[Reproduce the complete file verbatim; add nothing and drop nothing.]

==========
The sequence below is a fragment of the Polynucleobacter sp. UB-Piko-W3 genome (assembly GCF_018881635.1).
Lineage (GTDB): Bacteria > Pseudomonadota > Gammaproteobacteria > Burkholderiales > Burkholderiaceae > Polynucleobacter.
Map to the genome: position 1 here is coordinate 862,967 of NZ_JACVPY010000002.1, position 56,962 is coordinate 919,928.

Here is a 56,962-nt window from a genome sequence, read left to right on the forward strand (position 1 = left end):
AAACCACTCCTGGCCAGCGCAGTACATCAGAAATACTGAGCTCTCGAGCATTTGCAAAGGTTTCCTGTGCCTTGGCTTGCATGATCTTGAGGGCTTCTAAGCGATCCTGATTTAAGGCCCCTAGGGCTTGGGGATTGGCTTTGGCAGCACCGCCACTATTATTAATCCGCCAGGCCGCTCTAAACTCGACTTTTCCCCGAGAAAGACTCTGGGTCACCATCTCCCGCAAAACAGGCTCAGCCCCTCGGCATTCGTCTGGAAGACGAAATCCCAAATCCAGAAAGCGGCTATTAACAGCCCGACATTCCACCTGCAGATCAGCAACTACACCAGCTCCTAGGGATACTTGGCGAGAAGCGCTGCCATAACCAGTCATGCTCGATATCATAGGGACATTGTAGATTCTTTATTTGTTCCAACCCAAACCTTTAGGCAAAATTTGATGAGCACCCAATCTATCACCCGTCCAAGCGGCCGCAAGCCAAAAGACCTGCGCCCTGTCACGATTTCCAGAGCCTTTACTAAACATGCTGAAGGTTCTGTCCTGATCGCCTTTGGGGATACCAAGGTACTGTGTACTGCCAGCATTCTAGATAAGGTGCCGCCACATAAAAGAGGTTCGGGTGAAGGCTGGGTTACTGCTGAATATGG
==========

The sequence below is a fragment of the Polynucleobacter sp. UB-Piko-W3 genome (assembly GCF_018881635.1).
Lineage (GTDB): Bacteria > Pseudomonadota > Gammaproteobacteria > Burkholderiales > Burkholderiaceae > Polynucleobacter.
Map to the genome: position 1 here is coordinate 862,967 of NZ_JACVPY010000002.1, position 56,962 is coordinate 919,928.

Here is a 56,962-nt window from a genome sequence, read left to right on the forward strand (position 1 = left end):
AAACCACTCCTGGCCAGCGCAGTACATCAGAAATACTGAGCTCTCGAGCATTTGCAAAGGTTTCCTGTGCCTTGGCTTGCATGATCTTGAGGGCTTCTAAGCGATCCTGATTTAAGGCCCCTAGGGCTTGGGGATTGGCTTTGGCAGCACCGCCACTATTATTAATCCGCCAGGCCGCTCTAAACTCGACTTTTCCCCGAGAAAGACTCTGGGTCACCATCTCCCGCAAAACAGGCTCAGCCCCTCGGCATTCGTCTGGAAGACGAAATCCCAAATCCAGAAAGCGGCTATTAACAGCCCGACATTCCACCTGCAGATCAGCAACTACACCAGCTCCTAGGGATACTTGGCGAGAAGCGCTGCCATAACCAGTCATGCTCGATATCATAGGGACATTGTAGATTCTTTATTTGTTCCAACCCAAACCTTTAGGCAAAATTTGATGAGCACCCAATCTATCACCCGTCCAAGCGGCCGCAAGCCAAAAGACCTGCGCCCTGTCACGATTTCCAGAGCCTTTACTAAACATGCTGAAGGTTCTGTCCTGATCGCCTTTGGGGATACCAAGGTACTGTGTACTGCCAGCATTCTAGATAAGGTGCCGCCACATAAAAGAGGTTCGGGTGAAGGCTGGGTTACTGCTGAATATGG